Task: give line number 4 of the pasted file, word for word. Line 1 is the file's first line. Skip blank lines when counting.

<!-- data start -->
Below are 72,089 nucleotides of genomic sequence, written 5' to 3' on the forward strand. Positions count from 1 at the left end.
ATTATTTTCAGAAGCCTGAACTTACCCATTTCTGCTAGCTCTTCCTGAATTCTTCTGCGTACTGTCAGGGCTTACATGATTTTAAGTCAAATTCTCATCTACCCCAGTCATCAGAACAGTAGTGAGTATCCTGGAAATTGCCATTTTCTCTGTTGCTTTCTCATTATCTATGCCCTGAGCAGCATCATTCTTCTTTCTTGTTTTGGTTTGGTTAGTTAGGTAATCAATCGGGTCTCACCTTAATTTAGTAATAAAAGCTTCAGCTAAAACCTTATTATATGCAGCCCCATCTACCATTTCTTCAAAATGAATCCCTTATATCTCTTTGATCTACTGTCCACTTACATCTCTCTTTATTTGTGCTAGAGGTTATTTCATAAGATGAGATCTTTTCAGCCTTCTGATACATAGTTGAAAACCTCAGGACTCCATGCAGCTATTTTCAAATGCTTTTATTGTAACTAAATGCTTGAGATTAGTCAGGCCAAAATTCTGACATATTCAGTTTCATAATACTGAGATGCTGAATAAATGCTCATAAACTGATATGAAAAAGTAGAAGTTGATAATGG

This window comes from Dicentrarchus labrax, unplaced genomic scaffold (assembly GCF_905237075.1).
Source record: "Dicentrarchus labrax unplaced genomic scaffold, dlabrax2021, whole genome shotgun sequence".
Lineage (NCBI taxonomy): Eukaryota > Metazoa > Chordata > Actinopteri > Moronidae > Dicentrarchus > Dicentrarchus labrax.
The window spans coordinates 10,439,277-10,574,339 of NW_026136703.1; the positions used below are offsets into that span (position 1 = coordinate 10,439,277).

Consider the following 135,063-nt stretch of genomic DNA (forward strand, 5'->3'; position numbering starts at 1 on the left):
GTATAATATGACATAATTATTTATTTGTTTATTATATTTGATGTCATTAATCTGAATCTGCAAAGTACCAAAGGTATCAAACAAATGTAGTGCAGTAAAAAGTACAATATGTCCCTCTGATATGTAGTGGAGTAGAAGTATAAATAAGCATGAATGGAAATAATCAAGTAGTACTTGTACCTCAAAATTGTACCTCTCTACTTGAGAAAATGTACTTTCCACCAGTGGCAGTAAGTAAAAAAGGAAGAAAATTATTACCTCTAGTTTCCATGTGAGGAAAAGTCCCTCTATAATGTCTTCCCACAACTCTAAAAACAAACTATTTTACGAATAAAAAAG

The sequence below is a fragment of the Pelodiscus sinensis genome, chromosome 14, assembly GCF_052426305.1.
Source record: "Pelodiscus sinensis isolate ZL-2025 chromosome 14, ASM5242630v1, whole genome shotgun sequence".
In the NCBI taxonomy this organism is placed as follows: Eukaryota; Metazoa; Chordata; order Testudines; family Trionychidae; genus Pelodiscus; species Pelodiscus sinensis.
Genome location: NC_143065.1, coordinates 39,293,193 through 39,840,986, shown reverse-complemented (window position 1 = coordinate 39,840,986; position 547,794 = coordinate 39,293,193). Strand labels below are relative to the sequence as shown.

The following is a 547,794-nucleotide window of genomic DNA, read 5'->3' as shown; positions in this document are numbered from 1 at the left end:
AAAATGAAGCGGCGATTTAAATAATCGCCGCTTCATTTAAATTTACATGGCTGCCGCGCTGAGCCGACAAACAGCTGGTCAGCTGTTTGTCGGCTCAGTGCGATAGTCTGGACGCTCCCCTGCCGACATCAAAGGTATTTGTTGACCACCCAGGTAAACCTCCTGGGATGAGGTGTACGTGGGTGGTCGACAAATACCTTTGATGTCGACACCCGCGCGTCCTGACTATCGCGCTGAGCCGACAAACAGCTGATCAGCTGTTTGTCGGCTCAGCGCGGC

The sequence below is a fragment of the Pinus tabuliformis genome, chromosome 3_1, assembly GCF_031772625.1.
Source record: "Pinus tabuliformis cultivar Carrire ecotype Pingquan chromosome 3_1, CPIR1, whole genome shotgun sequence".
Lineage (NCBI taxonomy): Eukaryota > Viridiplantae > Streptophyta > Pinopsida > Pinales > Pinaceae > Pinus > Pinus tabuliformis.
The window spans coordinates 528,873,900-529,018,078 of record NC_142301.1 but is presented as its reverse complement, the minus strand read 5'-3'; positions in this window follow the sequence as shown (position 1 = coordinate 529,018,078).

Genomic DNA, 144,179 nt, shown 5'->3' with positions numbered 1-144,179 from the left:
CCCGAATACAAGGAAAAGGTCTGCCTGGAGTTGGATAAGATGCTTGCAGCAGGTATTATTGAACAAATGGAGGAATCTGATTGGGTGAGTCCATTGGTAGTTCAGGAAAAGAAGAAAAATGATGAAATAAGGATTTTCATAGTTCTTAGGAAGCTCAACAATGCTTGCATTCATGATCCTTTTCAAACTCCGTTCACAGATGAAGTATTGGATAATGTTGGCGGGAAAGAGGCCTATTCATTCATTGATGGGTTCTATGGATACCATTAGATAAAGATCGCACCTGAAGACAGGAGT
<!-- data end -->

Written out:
Source record: "Dicentrarchus labrax unplaced genomic scaffold, dlabrax2021, whole genome shotgun sequence".